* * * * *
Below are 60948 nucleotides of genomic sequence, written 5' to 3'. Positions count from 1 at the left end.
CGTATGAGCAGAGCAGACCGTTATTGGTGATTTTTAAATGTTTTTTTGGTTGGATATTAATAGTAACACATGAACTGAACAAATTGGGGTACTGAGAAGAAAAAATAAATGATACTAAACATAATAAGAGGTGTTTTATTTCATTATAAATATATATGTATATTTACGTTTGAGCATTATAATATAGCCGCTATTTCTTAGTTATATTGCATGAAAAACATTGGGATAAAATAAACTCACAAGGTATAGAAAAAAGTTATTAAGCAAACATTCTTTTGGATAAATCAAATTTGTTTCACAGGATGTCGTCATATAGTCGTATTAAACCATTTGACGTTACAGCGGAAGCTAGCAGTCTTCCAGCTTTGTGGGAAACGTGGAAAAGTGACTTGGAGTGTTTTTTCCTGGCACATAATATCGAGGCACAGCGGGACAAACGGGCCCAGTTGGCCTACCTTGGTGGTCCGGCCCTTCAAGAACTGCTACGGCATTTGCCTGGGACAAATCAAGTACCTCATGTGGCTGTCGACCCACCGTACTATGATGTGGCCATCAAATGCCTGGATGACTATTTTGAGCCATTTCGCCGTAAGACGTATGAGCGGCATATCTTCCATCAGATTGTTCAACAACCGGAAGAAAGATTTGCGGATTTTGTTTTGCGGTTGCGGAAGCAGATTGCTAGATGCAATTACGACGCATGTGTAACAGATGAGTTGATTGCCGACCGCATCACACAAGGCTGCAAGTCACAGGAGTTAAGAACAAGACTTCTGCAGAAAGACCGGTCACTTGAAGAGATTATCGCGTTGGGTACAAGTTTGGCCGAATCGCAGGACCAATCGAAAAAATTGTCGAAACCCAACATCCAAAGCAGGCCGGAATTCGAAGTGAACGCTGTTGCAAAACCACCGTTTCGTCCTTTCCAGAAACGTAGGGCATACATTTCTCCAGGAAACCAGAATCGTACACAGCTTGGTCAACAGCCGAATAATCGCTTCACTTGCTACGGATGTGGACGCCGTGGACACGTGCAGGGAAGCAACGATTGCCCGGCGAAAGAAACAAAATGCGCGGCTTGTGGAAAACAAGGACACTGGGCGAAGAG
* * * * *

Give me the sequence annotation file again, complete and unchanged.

Below are 60948 nucleotides of genomic sequence, written 5' to 3'. Positions count from 1 at the left end.
CGTATGAGCAGAGCAGACCGTTATTGGTGATTTTTAAATGTTTTTTTGGTTGGATATTAATAGTAACACATGAACTGAACAAATTGGGGTACTGAGAAGAAAAAATAAATGATACTAAACATAATAAGAGGTGTTTTATTTCATTATAAATATATATGTATATTTACGTTTGAGCATTATAATATAGCCGCTATTTCTTAGTTATATTGCATGAAAAACATTGGGATAAAATAAACTCACAAGGTATAGAAAAAAGTTATTAAGCAAACATTCTTTTGGATAAATCAAATTTGTTTCACAGGATGTCGTCATATAGTCGTATTAAACCATTTGACGTTACAGCGGAAGCTAGCAGTCTTCCAGCTTTGTGGGAAACGTGGAAAAGTGACTTGGAGTGTTTTTTCCTGGCACATAATATCGAGGCACAGCGGGACAAACGGGCCCAGTTGGCCTACCTTGGTGGTCCGGCCCTTCAAGAACTGCTACGGCATTTGCCTGGGACAAATCAAGTACCTCATGTGGCTGTCGACCCACCGTACTATGATGTGGCCATCAAATGCCTGGATGACTATTTTGAGCCATTTCGCCGTAAGACGTATGAGCGGCATATCTTCCATCAGATTGTTCAACAACCGGAAGAAAGATTTGCGGATTTTGTTTTGCGGTTGCGGAAGCAGATTGCTAGATGCAATTACGACGCATGTGTAACAGATGAGTTGATTGCCGACCGCATCACACAAGGCTGCAAGTCACAGGAGTTAAGAACAAGACTTCTGCAGAAAGACCGGTCACTTGAAGAGATTATCGCGTTGGGTACAAGTTTGGCCGAATCGCAGGACCAATCGAAAAAATTGTCGAAACCCAACATCCAAAGCAGGCCGGAATTCGAAGTGAACGCTGTTGCAAAACCACCGTTTCGTCCTTTCCAGAAACGTAGGGCATACATTTCTCCAGGAAACCAGAATCGTACACAGCTTGGTCAACAGCCGAATAATCGCTTCACTTGCTACGGATGTGGACGCCGTGGACACGTGCAGGGAAGCAACGATTGCCCGGCGAAAGAAACAAAATGCGCGGCTTGTGGAAAACAAGGACACTGGGCGAAGAG